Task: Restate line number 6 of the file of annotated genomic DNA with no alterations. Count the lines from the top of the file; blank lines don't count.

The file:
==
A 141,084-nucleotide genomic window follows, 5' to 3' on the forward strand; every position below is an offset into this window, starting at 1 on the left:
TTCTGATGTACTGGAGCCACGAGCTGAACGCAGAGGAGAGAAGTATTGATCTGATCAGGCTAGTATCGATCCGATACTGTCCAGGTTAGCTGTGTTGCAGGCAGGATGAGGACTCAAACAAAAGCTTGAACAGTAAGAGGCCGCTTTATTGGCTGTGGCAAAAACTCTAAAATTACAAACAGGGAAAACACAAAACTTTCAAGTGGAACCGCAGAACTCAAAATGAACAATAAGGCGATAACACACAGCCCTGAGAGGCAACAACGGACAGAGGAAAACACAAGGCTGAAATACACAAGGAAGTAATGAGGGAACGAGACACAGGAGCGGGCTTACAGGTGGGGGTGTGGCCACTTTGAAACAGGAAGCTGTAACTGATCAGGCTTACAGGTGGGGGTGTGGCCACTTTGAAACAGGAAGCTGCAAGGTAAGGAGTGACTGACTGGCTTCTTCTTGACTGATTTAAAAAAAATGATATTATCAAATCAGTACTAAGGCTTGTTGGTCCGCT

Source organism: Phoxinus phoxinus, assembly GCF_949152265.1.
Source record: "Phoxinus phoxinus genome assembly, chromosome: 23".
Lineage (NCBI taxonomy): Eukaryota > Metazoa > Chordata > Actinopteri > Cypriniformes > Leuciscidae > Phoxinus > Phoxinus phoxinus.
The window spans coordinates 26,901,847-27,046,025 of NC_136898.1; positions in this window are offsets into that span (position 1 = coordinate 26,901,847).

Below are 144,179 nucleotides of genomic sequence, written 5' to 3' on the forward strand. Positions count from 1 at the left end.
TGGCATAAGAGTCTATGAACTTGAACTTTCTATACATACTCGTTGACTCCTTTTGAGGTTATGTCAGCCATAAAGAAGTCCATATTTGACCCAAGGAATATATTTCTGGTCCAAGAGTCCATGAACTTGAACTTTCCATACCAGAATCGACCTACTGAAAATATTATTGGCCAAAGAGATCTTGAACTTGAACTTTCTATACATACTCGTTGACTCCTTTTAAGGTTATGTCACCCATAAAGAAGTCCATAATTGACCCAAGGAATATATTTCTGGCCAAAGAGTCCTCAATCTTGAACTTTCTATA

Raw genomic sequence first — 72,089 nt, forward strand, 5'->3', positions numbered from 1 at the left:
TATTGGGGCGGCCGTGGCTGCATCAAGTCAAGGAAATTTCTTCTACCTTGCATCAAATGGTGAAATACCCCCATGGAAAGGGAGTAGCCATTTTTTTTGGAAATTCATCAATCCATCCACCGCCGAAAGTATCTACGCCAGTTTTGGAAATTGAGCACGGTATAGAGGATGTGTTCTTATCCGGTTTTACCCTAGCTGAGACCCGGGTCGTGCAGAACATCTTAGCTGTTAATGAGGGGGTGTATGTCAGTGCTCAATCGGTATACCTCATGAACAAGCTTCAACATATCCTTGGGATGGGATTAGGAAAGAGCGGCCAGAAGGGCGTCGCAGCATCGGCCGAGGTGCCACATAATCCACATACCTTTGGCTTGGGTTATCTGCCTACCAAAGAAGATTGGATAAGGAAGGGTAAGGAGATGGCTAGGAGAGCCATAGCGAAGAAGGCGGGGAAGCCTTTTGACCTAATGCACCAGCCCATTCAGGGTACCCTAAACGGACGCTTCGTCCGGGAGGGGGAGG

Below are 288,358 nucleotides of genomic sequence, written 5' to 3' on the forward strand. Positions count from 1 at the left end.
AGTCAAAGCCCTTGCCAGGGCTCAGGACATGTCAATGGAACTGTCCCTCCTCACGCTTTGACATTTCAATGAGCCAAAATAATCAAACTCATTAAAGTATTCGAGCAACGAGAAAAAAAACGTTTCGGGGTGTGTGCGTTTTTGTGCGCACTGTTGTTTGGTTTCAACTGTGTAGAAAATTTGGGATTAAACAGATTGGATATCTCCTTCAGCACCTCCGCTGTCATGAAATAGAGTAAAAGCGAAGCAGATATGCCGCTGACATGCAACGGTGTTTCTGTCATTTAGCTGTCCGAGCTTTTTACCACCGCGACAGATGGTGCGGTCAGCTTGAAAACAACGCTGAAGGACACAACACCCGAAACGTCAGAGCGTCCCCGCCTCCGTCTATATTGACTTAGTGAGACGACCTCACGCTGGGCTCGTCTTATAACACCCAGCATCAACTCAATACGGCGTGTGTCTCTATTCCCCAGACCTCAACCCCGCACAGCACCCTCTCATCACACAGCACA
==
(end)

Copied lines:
The window spans coordinates 26,901,847-27,046,025 of NC_136898.1; positions in this window are offsets into that span (position 1 = coordinate 26,901,847).